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Seattle-based Aviation Partners Seeks Dismissal Of Airbus Lawsuit

Here’s the text of an email I received today … don’t know if it’s true or not, but it sure is interesting, yes?

 

Two Locked In A Legal Struggle Over Blended Winglet Design

When Joe Clark and his business associates founded Aviation Partners, Inc. (API)  in 1991, he had no idea that he’d be locked in a legal battle with European government-backed aviation giant Airbus.

Now Aviation Partners has filed a response to the pre-emptive lawsuit Airbus recently filed that seeks to invalidate Aviation Partners’ patent (number 5,348,253). This patent was issued in 1994 on the innovative Blended Winglet technology that is the foundation of the small Seattle-based business. API Blended Winglets are in service on more than 5,000 aircraft around the world and, because of their improved aerodynamic efficiency, have saved more than 3 billion gallons of jet fuel, according to the company.

Aviation Partners began discussions with Airbus in 2006 regarding the use of its blended winglets on Airbus A320 series aircraft. Through a series of negotiations, the parties entered into a memorandum of understanding in July 2011. The intent of this agreement was to form a joint venture to use Aviation Partners’ blended winglets on Airbus A320 aircraft.

In the meantime, Airbus, without notifying Aviation Partners, sought a patent in Europe for its own “Sharklet” wing-tip.

According to the court documents filed by API, the company tested its blended winglet design on an Airbus aircraft in 2009, but the two parties could not agree if the modification achieved the required benchmarks required by Airbus to move forward. To address that disagreement, about a year later, API at its own expense performed additional flight tests using a JetBlue A320 aircraft. API says in its filing that the test flights took place near San Bernardino, California. The flight tests were conducted in good weather conditions, over water. Pilots, and others very familiar with the Airbus A320 performance parameters, from both JetBlue and API conducted those flight tests. Id. API achieved drag reduction far in excess of the minimum benchmark during those tests – and far in excess of the recently announced efficiencies of the “Sharklet.”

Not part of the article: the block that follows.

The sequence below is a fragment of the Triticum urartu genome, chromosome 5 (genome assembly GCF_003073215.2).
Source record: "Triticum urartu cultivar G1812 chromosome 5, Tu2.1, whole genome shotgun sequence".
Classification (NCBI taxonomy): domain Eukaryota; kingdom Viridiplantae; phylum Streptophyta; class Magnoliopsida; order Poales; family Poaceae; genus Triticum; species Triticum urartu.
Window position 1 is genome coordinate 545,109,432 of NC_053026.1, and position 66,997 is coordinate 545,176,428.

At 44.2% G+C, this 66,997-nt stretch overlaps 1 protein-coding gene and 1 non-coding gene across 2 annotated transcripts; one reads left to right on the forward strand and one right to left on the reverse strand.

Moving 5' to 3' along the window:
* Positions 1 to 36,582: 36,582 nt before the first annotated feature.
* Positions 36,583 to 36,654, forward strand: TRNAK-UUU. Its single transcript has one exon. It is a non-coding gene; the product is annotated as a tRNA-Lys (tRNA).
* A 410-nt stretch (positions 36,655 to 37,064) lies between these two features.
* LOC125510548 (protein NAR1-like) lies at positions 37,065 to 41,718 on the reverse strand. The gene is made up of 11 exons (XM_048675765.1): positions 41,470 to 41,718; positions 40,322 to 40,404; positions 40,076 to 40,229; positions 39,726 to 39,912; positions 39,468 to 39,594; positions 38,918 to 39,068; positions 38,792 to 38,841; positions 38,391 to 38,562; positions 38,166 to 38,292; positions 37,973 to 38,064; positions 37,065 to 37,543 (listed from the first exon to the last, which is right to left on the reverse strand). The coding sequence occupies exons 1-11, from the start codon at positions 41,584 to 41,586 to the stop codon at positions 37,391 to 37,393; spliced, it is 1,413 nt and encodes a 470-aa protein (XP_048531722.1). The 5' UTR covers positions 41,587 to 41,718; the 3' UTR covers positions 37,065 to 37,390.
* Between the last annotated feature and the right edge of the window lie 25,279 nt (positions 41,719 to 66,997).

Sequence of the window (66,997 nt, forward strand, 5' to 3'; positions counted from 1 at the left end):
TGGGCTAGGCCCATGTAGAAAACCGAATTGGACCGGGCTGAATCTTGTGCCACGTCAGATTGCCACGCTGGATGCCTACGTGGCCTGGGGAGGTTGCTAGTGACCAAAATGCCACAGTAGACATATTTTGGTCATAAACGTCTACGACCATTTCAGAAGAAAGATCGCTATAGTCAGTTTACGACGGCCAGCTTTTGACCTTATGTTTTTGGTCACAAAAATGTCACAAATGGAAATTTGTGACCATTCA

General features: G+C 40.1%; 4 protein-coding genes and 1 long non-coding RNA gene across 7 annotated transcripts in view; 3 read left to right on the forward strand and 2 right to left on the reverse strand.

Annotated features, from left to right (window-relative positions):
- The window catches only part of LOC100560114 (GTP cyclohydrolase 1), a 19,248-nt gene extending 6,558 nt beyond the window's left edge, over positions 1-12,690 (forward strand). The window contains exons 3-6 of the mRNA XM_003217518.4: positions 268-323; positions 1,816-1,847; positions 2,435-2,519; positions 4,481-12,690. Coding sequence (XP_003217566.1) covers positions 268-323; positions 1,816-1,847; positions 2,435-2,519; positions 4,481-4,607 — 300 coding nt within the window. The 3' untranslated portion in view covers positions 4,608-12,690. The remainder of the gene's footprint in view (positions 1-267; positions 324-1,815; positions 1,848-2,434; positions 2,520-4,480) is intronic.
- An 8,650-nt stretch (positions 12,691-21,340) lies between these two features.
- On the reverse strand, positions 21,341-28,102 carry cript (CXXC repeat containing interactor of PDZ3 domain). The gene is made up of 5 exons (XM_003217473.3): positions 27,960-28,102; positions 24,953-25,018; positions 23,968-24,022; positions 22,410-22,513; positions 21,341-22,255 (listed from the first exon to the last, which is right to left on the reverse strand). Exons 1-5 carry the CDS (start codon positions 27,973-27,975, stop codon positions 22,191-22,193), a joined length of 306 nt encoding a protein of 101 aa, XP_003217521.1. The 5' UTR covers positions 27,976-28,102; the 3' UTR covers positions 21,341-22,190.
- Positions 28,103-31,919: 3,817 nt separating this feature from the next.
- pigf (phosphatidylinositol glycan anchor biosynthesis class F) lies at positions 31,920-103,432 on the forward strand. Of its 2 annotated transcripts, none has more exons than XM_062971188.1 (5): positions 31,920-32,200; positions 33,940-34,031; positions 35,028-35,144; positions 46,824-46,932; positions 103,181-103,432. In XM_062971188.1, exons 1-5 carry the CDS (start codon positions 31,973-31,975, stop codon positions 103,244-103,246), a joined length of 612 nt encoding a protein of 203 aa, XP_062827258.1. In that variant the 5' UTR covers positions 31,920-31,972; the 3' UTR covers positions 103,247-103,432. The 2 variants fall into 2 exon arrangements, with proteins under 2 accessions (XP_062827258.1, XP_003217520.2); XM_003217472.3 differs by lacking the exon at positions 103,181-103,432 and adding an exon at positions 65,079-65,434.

Upon completion of the flight test, Airbus acknowledged that the API blended winglets performed at a superior level.

Later in the summer of 2011, Airbus “provided API with data and information (including engineering specifications and drawings) for Airbus’s ‘Sharklet design,'” Joe Clark indicated in a sworn declaration accompanying API’s response. “API’s engineers analyzed the Airbus materials and noticed the striking similarity between API’s Blended Winglet… and the Airbus ‘Sharklet’ design.”

In its response, Aviation Partners has requested that the Airbus lawsuit be dismissed or transferred to Seattle, Washington. In its filing, API asks that “if the Court does not dismiss Airbus’s insufficient complaint, API requests that, for the convenience of the parties and in the interests of justice, the Court transfer this matter to the United States District Court for the Western District of Washington. The dispute has no connection to the Western District of Texas. Neither Airbus nor API has facilities in the Western District of Texas, no relevant evidence is located in the Western District of Texas, and no potential witnesses reside in the Western District of Texas. When it filed its Complaint, Airbus knew that the Western District of Washington was the most convenient forum. It also knew that the majority of witnesses residing in the United States were located in the Western District of Washington.” In seeking the dismissal, API says that Airbus’ complaint is not supported by facts, and does not acknowledge the years-long relationship between the two companies

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